Summary: Nobody had any doubt as to the purpose of "Seahenge" when it was exposed from the Norfolk coastline in 1998. Its instantly acquired nickname showed that its resemblance to that most iconic of stone circles on Salisbury Plain was striking, despite the absence of a "henge", i.e. encircling combination of bank/ditch. So why the coyness about the likely role of Stonehenge and all those other circles of standing stone, given the way they match to varying degrees the "Seahenge" template? So what REALLY was the purpose of those standing stones, assuming they were not mere open-display ornaments boasting a facility in arranging megaliths as if mere Lego bricks, but serving some deeply mysterious, some might say overhyped ritual and symbolism?
Come to think of it, what was the purpose, if any, of those curious and peculiarly British scars on our chalk and limestone plains and downs,the ones we call "henges", rarely if ever stopping to ask why?
There is a simple answer to both those questions, applicable not only to Seahenge and Stone enge, but to at least 8 other stone circles sites, ranging from the Orkneys to the Near East (and probably further afield). The answer is "AFS" (this retired scientist's coy but hopefully provisional abbreviation for the unmentionable e word that sometimes appears briefly in the media, occasionally in full, or more euphemistically referred to as "sky burial").
Late insertion: before reading this posting, one which makes a major claim that standing stone sites were for the most part sites for SKY BURIAL, I would advise my readers to do the following search: (circle standing stones cremated bones)
Note how, entry after entry, there's a reference to "cremated bone" at the base of one or more of the standing stones. Note how the reader - you - are left to assume that is the bone from cremated whole bodies. Kindly do not make that assumption. Instead, assume as I have done, that it's the bones from bodies that have first been defleshed ("excarnated") by scavenger birds (crows, gulls etc) encouraged to use those standing stones as perches. No, it's not pleasant to contemplate, but that's no excuse for totally misreading one's own nation's history, and for myopic archaeologists to bang on endlessly about "ritual landscapes", "megalithic symbolism" etc etc if, in point of fact, circles of standing stones were simply excarnation sites, with cremation performed as end-stage sterilization.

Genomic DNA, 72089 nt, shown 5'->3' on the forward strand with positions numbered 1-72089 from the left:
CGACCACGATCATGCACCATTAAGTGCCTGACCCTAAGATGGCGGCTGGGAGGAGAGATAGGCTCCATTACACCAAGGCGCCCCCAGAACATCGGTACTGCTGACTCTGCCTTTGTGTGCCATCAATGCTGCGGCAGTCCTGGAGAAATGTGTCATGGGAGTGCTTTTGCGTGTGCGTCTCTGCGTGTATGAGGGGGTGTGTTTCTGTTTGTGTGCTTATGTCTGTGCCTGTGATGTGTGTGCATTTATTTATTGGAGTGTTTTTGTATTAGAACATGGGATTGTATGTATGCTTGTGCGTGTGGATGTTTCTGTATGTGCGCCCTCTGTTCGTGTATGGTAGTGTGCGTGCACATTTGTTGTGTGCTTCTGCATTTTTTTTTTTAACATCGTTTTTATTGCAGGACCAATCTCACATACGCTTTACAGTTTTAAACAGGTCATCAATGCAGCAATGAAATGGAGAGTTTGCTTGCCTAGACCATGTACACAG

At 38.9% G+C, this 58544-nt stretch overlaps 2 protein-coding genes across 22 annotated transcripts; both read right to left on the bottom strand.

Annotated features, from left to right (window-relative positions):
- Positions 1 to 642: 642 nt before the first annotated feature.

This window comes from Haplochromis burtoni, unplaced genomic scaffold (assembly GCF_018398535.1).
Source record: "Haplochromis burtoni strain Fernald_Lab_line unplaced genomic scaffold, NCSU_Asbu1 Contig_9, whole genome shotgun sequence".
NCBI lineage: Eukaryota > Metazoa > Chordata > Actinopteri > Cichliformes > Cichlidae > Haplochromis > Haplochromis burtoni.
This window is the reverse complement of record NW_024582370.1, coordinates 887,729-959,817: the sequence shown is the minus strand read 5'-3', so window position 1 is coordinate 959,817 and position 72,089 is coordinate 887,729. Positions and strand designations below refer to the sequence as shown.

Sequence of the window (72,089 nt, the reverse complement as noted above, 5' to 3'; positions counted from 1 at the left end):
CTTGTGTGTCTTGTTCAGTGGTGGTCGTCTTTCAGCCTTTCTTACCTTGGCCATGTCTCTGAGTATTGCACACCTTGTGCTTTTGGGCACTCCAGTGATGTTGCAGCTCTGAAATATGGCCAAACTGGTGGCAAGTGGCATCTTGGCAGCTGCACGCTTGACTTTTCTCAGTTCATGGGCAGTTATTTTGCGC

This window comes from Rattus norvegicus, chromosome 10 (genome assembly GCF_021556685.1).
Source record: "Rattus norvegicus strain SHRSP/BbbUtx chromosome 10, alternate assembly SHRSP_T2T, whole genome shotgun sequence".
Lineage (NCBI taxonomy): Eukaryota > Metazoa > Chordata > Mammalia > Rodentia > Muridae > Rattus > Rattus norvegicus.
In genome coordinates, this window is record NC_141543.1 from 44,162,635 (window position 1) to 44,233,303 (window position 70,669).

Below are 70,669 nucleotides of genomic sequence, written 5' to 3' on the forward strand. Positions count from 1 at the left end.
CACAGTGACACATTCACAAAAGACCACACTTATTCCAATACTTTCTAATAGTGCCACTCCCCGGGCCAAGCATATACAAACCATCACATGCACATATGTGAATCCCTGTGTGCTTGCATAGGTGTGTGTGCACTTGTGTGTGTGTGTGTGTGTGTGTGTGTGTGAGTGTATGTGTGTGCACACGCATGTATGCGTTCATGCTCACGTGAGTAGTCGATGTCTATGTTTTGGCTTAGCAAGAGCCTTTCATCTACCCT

The article continues:
A circle of waterlogged wooden posts found on a remote beach in Norfolk, England, is transforming our knowledge of Bronze Age culture 4,000 years ago.
The 55 posts, together with the up-turned stump of an oak tree in the middle, were first spotted on the beach at Holme, near Hunstanton, last November. They had become exposed after the peat dune covering them was swept away by winter storms.
Norfolk County Council's Archaeological Unit identified the find as a Bronze Age timber circle dating from around 2000 BC - roughly contemporary with Stonehenge. Inevitably, the circle was dubbed Seahenge.
There you see the first and probably last use of the e word in this posting. Henceforth it will be replaced by AFS (a term I have coined, short for Avian Facilitated Skeletonization).
Left to rot
It is thought timber circles were used by prehistoric cultures to expose their dead to the elements, birds and wild animals - a practice called excarnation. The belief was that allowing the flesh to rot from the bones in the open air would liberate the dead person's spirit.
Why the coyness? Followers of my string of recent postings, here and my specialist Stonehenge/Silbury Hill site., will be able to recall or guess the reasons. This handy graphic, discovered a few days ago, provides a clue.
|No further comment, at least not for now...|
Already, one could gently charge the reporter jumbling up the facts, and failing to provide a coherent chain of thought, while not disagreeing with the candidly expressed conclusion that “Seahenge” was a site for some kind of 'you know what'...
The only tangibility is the iconic megaliths themselves, which sadly do not speak for themselves, having no inscriptions or carvings (excluding those fascinating pictograms at the Gobekli Tepe site in Turkey). Instead we have to rely on the current past and present archaeologists, straddling the fuzzy divide between science and the liberal arts, "interpreting" the stones for us, and for the most part, indeed almost without exception, averting their (and our) gaze from the obvious, namely that standing stones (or simpler timber posts) make excellent bird perches, and indeed will be quickly patronised by birds, whether that was the intention or not...